Title

Schools health promotion among adolescents in Northern Nigeria

Document Type

Conference Paper

Department

School of Nursing and Midwifery, East Africa

Abstract

Background: Jigawa and Kano States, Northern Nigeria have some of the worst human development outcomes globally for adolescents across a wide range of health indicators. Our aim was to understand health awareness, beliefs, and behaviours of adolescents in school in Jigawa and Kano States, to inform prioritization and development of health promotion interventions in the region.

Methods: We carried out a cross-sectional survey followed by focus group discussions (FGDs) with adolescents aged 15 to 20 years from four schools in Jigawa and Kano States (July-August 2019). Adolescents (274 per school) were randomly selected stratified by class-year (SS1 and SS2); 64 participated in FGDs (8 groups of 8). Trained researchers administered a questionnaire face-to-face via smart phones. Topics included: mental health; tobacco use; substance misuse; violence and unintentional injury; physical and dietary behaviours; and hygiene. FGDs investigated topics in greater depth. Here we report prevalence and predictors of mental health calculated from survey responses, and thematic analysis of interview findings.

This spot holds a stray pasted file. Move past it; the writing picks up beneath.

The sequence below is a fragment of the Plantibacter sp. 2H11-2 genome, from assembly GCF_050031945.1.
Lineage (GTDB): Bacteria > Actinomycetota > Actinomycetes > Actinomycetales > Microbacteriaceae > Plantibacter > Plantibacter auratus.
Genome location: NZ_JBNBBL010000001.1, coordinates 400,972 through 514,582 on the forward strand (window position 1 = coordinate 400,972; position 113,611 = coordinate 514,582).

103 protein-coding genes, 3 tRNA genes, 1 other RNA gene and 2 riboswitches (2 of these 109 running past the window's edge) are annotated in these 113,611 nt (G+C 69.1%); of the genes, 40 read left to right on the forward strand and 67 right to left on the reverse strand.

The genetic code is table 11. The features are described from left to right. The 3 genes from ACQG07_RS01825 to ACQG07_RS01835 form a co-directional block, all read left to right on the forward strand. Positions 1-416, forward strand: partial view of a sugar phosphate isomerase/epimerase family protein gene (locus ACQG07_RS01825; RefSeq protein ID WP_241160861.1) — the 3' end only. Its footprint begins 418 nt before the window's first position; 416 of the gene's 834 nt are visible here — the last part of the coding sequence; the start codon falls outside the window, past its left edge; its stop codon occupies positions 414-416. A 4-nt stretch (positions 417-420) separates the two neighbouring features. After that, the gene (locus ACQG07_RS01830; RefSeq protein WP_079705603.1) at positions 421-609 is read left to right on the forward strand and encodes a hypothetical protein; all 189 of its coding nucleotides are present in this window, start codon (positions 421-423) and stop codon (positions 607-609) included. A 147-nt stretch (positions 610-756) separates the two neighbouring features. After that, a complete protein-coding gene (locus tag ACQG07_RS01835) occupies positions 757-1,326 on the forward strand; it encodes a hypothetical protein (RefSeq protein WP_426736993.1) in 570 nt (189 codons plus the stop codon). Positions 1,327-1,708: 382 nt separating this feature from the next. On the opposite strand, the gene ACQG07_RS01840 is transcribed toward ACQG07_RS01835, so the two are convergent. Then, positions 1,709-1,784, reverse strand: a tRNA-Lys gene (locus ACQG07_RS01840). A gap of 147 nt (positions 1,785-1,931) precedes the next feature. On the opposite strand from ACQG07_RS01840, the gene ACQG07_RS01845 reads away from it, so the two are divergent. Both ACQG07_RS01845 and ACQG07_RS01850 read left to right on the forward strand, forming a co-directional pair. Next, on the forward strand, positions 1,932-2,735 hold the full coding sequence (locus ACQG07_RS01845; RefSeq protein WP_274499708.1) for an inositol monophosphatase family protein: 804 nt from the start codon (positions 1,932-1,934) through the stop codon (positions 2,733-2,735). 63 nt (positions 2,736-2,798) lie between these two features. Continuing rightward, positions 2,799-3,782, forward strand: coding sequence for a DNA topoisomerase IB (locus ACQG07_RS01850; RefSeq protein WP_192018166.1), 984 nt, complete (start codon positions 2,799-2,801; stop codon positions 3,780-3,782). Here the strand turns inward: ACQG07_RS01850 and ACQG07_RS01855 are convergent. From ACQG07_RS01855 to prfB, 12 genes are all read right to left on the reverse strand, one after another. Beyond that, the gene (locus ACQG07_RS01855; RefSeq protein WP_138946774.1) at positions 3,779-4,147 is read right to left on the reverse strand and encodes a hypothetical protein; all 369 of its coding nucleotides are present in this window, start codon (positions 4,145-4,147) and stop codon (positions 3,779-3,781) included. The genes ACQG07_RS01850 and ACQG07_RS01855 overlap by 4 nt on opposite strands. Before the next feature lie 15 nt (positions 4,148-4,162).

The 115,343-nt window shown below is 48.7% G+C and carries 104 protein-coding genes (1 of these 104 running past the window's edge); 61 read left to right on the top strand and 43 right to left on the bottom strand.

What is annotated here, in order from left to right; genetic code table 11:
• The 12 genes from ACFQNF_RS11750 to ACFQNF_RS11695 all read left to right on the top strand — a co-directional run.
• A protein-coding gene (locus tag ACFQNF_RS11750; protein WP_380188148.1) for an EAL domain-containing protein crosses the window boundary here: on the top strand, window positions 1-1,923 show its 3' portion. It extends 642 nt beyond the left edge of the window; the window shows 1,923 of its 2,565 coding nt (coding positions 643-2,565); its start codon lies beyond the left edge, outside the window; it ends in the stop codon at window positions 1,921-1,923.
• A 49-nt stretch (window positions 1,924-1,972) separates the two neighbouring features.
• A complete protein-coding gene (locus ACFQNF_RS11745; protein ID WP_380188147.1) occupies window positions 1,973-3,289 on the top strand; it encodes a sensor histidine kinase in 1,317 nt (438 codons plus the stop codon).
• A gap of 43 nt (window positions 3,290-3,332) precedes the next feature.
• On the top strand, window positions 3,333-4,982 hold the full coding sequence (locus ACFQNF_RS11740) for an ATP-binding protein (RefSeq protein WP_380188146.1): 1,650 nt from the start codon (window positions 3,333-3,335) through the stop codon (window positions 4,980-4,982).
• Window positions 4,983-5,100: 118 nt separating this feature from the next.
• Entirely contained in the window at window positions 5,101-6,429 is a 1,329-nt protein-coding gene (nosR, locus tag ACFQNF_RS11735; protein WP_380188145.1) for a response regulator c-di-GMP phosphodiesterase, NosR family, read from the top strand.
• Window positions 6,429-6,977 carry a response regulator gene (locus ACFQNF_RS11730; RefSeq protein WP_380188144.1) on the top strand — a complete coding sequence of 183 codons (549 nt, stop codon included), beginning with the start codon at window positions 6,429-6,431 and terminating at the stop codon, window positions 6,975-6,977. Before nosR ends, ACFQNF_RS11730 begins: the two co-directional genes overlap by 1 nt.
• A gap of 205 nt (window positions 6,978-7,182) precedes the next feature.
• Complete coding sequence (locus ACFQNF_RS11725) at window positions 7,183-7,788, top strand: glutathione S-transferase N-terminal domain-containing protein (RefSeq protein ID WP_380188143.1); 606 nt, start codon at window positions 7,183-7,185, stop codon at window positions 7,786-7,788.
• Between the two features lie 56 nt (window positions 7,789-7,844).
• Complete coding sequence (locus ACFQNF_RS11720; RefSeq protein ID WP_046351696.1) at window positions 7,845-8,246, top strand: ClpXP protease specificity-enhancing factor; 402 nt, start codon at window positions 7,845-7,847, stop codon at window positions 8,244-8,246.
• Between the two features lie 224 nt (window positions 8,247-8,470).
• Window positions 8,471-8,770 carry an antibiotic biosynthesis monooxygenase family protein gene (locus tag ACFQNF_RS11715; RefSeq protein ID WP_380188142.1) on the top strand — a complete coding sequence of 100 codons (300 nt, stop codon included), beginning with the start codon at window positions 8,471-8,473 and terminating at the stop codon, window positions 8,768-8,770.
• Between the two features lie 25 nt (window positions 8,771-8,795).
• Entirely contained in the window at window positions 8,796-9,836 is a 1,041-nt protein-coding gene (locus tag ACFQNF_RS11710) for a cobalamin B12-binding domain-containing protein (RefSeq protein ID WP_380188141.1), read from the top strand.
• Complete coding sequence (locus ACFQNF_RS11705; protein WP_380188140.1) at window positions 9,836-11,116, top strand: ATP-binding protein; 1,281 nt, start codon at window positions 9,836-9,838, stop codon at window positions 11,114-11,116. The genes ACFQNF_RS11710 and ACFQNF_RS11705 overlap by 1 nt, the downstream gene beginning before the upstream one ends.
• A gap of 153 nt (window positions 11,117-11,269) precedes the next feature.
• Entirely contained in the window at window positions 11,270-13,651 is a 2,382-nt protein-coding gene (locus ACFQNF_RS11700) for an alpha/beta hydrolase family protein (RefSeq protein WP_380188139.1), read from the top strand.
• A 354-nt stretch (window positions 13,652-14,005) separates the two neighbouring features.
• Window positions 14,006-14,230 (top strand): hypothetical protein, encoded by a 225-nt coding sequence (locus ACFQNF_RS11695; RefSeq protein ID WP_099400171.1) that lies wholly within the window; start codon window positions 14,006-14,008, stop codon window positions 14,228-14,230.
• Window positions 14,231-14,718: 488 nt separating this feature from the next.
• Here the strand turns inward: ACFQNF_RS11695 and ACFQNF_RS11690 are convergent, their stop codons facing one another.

Results: One thousand and seventy-nine students completed the survey (98%);∼50% girls. Preliminary analysis showed prevalence of moderate-severe anxiety was higher in girls than boys (6.8% girls, 0.8% boys, p < 0.001); and moderate-severe depression (10.3% girls, 0.5% boys, p < 0.001). Up to 50% boys and girls experienced violence or abuse in school, and 16% used a prescription drug without a prescription in past 30 days. Multivariable logistic regression showed female gender (aOR =4.0, 95% CI; 2.7,6.0); 30-day off-prescription drug use - aOR=2.3 (1.5,3.8); and being hit or slapped by a teacher - aOR=1.7, (1.1, 2.6) were predictors of moderate to severe anxiety. Results were similar for moderate to severe depression. Qualitative findings supported and contextualized these results.

Conclusions: Results will inform school-based interventions to improve health of adolescents in the region.

Key messages: Administering a health questionnaire to gather health information of adolescents in school in Kano and Jigawa states, Nigeria was feasible.

Health questionnaire and focus group data will be shared with school and community leaders to shape school-based interventions to improve health outcomes amongst adolescents.

Publication

European Journal of Public Health

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